My very first editing client was a man named Dr. Northouse, a guest at the hotel where I worked during my sophomore year of college. Every day during his extended stay he would come to the front desk and ask me to fax pages of his book to his editor. We’d talk while waiting for the fax confirmation. One day he asked what degree I was earning; I said English. He asked what I wanted to do with a degree in English; I told him I wanted to be a book editor.
“Why don’t you take a stab at the new chapter in my book?” he asked.
I spent the rest of my shift neglecting the hotel while I edited his pages. Then I slipped them under his door along with a thank you note that probably read more like an apology.
The next day he came down to the desk and pulled up a stool to chat. He said he loved my edits. He thought they were spot on. One of the suggestions had stumped him, though, so he had called his editor in New York and asked him about it. His editor said, “Yeah. She’s right about that.” (A little reluctantly, apparently, since he had already edited the chapter. I’ll always be thankful that the editor was secure enough to admit he had missed something!)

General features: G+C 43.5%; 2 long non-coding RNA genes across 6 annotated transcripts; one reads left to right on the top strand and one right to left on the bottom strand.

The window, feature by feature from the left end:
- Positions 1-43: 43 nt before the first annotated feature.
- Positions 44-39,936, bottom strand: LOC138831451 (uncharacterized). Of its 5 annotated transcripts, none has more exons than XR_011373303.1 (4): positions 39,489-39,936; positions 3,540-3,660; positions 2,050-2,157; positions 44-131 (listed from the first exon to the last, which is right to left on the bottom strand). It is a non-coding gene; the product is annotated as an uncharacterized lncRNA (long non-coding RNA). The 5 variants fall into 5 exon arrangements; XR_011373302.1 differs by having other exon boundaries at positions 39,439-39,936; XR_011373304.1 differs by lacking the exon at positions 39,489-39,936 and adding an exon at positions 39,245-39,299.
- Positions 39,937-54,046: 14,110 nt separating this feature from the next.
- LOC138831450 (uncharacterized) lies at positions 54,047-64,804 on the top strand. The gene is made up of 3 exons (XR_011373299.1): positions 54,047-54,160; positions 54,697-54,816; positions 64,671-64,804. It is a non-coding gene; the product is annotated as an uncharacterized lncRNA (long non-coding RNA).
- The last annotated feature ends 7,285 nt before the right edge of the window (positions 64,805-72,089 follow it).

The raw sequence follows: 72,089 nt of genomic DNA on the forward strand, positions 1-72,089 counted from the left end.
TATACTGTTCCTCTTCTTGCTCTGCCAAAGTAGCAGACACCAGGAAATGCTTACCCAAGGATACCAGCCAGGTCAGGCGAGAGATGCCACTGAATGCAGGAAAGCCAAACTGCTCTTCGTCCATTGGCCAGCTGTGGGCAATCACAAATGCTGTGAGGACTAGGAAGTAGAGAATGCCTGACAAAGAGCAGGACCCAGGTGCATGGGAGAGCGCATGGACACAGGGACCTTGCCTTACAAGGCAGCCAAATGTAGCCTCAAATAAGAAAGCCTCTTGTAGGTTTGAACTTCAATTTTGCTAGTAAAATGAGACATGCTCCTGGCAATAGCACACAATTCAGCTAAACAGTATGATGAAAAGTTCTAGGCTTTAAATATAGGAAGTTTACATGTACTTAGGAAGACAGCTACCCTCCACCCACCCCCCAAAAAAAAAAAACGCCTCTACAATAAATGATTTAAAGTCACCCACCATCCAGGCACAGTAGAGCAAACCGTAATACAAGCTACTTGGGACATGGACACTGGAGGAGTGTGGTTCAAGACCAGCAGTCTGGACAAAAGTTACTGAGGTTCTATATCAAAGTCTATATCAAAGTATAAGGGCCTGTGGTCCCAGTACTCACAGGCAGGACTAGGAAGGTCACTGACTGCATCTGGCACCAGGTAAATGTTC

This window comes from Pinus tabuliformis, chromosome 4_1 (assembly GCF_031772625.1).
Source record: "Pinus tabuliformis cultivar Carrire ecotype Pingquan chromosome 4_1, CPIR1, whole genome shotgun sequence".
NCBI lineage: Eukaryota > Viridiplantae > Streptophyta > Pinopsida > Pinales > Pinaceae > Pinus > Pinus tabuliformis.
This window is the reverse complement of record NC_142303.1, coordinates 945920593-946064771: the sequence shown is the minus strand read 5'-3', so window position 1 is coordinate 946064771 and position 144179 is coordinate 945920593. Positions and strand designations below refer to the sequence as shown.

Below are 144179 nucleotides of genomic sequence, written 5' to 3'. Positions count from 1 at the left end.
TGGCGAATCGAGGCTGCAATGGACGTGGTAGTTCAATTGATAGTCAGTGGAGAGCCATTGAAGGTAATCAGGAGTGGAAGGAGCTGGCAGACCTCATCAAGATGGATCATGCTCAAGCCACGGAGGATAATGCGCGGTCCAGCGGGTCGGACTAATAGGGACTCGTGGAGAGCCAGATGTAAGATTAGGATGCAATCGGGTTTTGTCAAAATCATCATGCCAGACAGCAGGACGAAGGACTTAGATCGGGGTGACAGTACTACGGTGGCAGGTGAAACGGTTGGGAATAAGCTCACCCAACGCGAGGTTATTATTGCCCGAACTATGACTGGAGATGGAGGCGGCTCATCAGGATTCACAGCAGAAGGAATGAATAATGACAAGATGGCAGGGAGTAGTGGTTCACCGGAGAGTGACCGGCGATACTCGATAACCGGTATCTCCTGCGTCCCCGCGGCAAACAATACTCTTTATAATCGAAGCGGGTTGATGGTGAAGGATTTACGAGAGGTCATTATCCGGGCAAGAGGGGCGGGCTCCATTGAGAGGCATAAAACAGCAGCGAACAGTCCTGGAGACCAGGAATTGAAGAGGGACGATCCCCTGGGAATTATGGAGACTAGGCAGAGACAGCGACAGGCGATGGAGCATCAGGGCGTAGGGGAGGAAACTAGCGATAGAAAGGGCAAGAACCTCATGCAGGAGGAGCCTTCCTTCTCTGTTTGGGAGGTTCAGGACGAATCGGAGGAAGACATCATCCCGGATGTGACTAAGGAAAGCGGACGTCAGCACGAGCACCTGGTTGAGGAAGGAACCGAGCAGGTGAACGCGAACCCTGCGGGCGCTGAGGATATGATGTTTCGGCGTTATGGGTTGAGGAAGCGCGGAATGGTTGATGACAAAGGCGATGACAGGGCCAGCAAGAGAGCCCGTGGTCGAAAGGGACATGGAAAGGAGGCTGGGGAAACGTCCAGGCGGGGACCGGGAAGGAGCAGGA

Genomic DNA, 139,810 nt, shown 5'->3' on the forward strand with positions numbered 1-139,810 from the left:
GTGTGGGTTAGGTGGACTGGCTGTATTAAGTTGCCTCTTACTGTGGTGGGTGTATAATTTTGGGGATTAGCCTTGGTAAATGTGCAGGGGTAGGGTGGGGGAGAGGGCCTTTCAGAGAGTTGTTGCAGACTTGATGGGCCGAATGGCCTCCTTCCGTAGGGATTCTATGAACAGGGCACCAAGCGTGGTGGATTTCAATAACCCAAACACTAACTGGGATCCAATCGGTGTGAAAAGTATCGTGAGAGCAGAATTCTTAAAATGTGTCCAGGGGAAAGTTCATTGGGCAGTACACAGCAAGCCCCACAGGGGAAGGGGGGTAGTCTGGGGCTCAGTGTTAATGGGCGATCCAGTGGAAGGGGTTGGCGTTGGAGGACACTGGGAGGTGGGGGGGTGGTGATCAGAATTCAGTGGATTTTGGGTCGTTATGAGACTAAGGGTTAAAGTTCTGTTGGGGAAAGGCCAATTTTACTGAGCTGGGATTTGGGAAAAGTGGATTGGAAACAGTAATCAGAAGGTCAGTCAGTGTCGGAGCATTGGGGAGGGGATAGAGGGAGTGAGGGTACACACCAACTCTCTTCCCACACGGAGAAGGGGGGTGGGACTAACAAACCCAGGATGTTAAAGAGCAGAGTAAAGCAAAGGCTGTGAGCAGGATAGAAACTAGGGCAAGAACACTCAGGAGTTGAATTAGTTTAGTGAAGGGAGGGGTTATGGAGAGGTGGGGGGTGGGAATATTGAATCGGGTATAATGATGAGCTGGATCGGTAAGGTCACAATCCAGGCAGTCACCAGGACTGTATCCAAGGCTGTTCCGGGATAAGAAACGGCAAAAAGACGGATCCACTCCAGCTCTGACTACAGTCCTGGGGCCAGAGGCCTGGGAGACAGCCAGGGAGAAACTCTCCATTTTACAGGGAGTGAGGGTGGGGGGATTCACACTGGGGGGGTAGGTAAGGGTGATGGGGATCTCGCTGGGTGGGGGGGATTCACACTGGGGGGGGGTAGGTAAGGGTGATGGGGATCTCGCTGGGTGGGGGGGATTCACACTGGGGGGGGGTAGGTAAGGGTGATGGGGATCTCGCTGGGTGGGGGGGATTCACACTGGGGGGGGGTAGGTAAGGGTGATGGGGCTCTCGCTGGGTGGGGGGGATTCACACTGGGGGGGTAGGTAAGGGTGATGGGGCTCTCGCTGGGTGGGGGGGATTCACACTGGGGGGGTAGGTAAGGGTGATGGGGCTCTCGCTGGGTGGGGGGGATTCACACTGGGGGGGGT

Mr. Northouse gave me a check for $25 and thanked me for my services, but then he did me one better: he recommended me to his colleagues and students. Every year or so I get a message from Mr. Northouse. “Hi, Joy. Are you still editing? I have a friend…”
I’ve been editing for ten years, and the only time I ever took an editing test was for a job with a university. I did finish that degree in English, but no one (except me) ever seems to care! The formula for getting started as a freelance editor (or a freelance anything, probably) is simple: Tell people what you do, and do it well.
My fear-based instinct would have been to reverse that formula, but then I never would have gotten started.